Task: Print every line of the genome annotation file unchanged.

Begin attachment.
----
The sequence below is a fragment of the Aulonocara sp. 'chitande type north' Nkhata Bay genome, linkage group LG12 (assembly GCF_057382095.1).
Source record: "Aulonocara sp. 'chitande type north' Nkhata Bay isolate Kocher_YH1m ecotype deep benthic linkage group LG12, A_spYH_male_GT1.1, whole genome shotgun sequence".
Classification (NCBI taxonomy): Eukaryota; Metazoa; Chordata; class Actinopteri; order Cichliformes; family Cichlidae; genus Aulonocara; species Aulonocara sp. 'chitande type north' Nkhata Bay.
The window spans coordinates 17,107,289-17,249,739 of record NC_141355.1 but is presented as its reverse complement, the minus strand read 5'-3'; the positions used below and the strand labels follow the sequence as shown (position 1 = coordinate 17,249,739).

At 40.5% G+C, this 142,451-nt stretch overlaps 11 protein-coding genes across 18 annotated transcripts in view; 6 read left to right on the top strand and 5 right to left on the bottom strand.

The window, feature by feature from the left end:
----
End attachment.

The sequence below is a fragment of the Aulonocara sp. 'chitande type north' Nkhata Bay genome, linkage group LG12 (assembly GCF_057382095.1).
Source record: "Aulonocara sp. 'chitande type north' Nkhata Bay isolate Kocher_YH1m ecotype deep benthic linkage group LG12, A_spYH_male_GT1.1, whole genome shotgun sequence".
Classification (NCBI taxonomy): Eukaryota; Metazoa; Chordata; class Actinopteri; order Cichliformes; family Cichlidae; genus Aulonocara; species Aulonocara sp. 'chitande type north' Nkhata Bay.
The window spans coordinates 17,107,289-17,249,739 of record NC_141355.1 but is presented as its reverse complement, the minus strand read 5'-3'; the positions used below and the strand labels follow the sequence as shown (position 1 = coordinate 17,249,739).

At 40.5% G+C, this 142,451-nt stretch overlaps 11 protein-coding genes across 18 annotated transcripts in view; 6 read left to right on the top strand and 5 right to left on the bottom strand.

The window, feature by feature from the left end: